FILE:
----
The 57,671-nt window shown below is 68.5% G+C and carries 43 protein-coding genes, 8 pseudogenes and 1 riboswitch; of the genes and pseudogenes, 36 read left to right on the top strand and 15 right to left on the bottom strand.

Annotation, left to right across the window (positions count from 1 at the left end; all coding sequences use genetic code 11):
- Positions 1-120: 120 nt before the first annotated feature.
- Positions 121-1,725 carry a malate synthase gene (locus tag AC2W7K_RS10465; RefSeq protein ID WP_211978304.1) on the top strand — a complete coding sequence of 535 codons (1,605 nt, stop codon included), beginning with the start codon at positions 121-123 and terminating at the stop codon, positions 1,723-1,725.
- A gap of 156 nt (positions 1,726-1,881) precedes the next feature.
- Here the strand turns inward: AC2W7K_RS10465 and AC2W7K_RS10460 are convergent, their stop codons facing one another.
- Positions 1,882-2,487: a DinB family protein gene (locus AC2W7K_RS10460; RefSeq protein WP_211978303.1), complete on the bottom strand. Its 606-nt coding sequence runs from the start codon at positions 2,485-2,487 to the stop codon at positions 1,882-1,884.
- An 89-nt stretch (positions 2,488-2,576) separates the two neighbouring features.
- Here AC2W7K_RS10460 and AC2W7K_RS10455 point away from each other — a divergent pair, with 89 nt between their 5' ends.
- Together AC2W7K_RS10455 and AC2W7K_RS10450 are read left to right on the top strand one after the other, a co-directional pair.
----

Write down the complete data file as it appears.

The 57,671-nt window shown below is 68.5% G+C and carries 43 protein-coding genes, 8 pseudogenes and 1 riboswitch; of the genes and pseudogenes, 36 read left to right on the top strand and 15 right to left on the bottom strand.

Annotation, left to right across the window (positions count from 1 at the left end; all coding sequences use genetic code 11):
- Positions 1-120: 120 nt before the first annotated feature.
- Positions 121-1,725 carry a malate synthase gene (locus tag AC2W7K_RS10465; RefSeq protein ID WP_211978304.1) on the top strand — a complete coding sequence of 535 codons (1,605 nt, stop codon included), beginning with the start codon at positions 121-123 and terminating at the stop codon, positions 1,723-1,725.
- A gap of 156 nt (positions 1,726-1,881) precedes the next feature.
- Here the strand turns inward: AC2W7K_RS10465 and AC2W7K_RS10460 are convergent, their stop codons facing one another.
- Positions 1,882-2,487: a DinB family protein gene (locus AC2W7K_RS10460; RefSeq protein WP_211978303.1), complete on the bottom strand. Its 606-nt coding sequence runs from the start codon at positions 2,485-2,487 to the stop codon at positions 1,882-1,884.
- An 89-nt stretch (positions 2,488-2,576) separates the two neighbouring features.
- Here AC2W7K_RS10460 and AC2W7K_RS10455 point away from each other — a divergent pair, with 89 nt between their 5' ends.
- Together AC2W7K_RS10455 and AC2W7K_RS10450 are read left to right on the top strand one after the other, a co-directional pair.